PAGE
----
Research sheds light on the moon's dark craters
The next wave of robots to fly to Mars in 2020 could offer scientists an unprecedented understanding of Earth's closest neighboring planet. But there are still mysteries to be solved much closer to home, on Earth's own moon.
Last week at AGU's Fall Meeting in San Francisco, planetary scientists presented new insights into chemicals trapped in the moon's dark craters and the conditions necessary for them to collect there. The research could help scientists understand whether these chemicals could be a potential resource for future missions to the moon, according to the researchers.
The Earth tilts about its axis as it moves around the Sun. This means that any given moment, one of Earth's poles is closer to the Sun than the other (this explains why Americans head to the beach, while Australians layer up). But Earth's moon doesn't tilt like this. Instead, there are craters near the moon's poles that never receive any sunlight. Permanently engulfed in frigid darkness, these craters are appropriately called cold traps.
The moon's craters are scars from the comets that have been crashing into it for billions of years. These comets are made of compounds like water vapor, carbon dioxide, and methane. Without the protection of an Earth-like atmosphere, most of these chemicals break down in sunlight and escape into space. But if these chemicals—known as volatiles, for their low boiling points—end up in the moon's cold traps, they can stay frozen for billions of years.
"Understanding the inventory of volatiles and these cold traps is really good for being a potential resource," said Dana Hurley, a planetary scientist at Johns Hopkins University who presented the work. If humans ever set up settlements on the moon, they could use water for consumption and methane for fuel. In a new study, Haley and her colleagues researched the conditions necessary for volatiles to collect in the moon's cold traps.
Identifying volatiles in cold traps is challenging because they are shrouded in darkness. For over a decade, NASA's Lunar Reconnaissance Orbiter, or LRO, has been measuring the faint UV light that emanates from stars and hydrogen in space and reflects off the moon's cold traps. In 2019, scientists examined the reflection data from a crater named Faustini. They found an abrupt change in reflection that corresponded to ice, but also one that they thought could indicate the presence of carbon dioxide.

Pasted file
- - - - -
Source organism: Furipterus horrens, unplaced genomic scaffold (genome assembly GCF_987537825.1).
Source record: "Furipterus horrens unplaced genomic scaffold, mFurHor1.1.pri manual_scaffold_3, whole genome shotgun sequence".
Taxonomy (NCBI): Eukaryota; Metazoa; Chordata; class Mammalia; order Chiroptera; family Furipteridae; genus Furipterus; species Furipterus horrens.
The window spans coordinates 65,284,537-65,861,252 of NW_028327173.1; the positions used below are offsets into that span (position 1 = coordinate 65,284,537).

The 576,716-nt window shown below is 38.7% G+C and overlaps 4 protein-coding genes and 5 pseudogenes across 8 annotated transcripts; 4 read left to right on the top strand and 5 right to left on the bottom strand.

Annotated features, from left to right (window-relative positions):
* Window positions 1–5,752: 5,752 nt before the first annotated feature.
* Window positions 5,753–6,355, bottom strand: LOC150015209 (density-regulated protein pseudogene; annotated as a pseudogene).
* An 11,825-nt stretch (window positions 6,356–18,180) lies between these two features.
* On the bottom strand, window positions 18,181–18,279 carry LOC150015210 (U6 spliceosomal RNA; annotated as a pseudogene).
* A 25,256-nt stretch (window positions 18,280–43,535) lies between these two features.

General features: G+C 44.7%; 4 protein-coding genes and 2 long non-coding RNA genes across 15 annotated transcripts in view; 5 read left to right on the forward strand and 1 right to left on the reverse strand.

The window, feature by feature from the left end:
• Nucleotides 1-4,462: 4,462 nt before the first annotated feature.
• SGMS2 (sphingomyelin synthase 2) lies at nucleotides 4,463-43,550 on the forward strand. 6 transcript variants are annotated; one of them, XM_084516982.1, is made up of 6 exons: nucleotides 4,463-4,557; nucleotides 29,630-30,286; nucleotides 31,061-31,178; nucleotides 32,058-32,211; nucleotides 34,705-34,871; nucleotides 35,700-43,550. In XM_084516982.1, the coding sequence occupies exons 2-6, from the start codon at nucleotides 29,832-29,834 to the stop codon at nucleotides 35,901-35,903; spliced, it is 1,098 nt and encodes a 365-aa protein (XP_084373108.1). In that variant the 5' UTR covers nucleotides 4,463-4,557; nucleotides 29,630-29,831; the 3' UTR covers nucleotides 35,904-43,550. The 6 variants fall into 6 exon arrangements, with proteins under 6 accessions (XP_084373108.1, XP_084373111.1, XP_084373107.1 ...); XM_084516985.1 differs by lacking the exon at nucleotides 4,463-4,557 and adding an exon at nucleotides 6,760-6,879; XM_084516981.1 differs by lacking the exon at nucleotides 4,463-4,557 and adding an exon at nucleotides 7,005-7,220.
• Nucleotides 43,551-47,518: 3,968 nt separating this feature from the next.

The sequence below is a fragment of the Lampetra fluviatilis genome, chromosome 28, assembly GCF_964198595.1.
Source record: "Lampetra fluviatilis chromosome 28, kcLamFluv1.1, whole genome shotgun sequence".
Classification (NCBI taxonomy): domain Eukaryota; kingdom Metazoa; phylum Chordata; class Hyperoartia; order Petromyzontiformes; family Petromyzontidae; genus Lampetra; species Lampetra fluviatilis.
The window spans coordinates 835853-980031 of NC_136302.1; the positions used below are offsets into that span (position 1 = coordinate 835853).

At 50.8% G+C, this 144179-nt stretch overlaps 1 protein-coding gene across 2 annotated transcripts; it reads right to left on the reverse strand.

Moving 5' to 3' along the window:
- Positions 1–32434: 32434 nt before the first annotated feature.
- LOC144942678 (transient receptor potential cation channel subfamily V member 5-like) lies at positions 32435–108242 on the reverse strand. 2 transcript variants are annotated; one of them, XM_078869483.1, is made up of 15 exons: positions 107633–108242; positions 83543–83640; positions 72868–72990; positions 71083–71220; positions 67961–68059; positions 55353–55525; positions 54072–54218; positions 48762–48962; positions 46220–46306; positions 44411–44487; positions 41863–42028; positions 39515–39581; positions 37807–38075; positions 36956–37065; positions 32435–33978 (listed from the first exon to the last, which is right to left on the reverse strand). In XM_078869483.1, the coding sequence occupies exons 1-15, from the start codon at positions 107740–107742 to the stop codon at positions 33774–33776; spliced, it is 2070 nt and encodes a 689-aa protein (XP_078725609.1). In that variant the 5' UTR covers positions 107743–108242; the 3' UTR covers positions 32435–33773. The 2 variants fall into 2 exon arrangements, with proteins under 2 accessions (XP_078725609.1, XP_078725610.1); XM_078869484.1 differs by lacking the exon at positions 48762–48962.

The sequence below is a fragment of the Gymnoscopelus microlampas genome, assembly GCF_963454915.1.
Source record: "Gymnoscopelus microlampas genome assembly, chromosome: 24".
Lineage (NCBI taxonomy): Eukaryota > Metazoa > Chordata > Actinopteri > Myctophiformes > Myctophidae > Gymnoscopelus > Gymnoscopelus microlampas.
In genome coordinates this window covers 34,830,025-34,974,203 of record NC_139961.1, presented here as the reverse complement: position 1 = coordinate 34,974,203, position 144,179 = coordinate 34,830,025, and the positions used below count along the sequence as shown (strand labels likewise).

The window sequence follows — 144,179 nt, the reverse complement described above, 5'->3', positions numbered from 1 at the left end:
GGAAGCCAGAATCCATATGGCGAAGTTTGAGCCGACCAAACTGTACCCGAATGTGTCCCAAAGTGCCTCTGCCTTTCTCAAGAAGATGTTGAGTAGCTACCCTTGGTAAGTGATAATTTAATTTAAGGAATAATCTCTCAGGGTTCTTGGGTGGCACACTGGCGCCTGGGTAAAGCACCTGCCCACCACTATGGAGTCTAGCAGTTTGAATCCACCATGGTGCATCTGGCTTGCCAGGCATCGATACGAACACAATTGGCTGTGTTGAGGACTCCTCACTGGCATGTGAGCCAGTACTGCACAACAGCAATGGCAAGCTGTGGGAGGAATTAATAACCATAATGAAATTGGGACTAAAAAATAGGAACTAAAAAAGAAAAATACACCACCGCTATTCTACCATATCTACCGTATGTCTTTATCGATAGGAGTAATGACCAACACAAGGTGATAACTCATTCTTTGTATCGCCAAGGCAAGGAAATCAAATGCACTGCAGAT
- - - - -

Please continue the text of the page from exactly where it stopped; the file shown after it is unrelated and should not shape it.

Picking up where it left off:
To understand the likelihood that the unknown volatile was carbon dioxide, Haley decided to explore how much carbon dioxide was needed for it to end up in a cold trap in the first place. "For every carbon dioxide molecule that you release somewhere on the moon, what percentage of those make it to the court traps and stick there?" Hurley explained.
Using data from NASA's LRO on the sizes and temperatures of cold traps, Haley put together a probabilistic analysis called a Monte Carlo simulation to determine how much carbon dioxide would make it to a cold trap. "I release particles, and then follow them on trajectories," Hurley says. She factored in the likelihood that the molecules would be broken down by sunlight before they reached a cold trap.
Haley's model predicted that of all the carbon dioxide released on the moon, anywhere from 15 to 20 percent would end up in a cold trap. This was higher than previous predictions and a pretty surprising result for Hurley, considering the relatively small surface areas of cold traps.
"Just knowing exactly how small the area was where it was that cold, it's really interesting that you can get that much carbon dioxide delivered there," she said.
Next, Hurley plans on conducting a similar analysis for methane and carbon monoxide. More information about volatiles could guide scientists in their study of cold traps and lead to a better understanding of our celestial companion.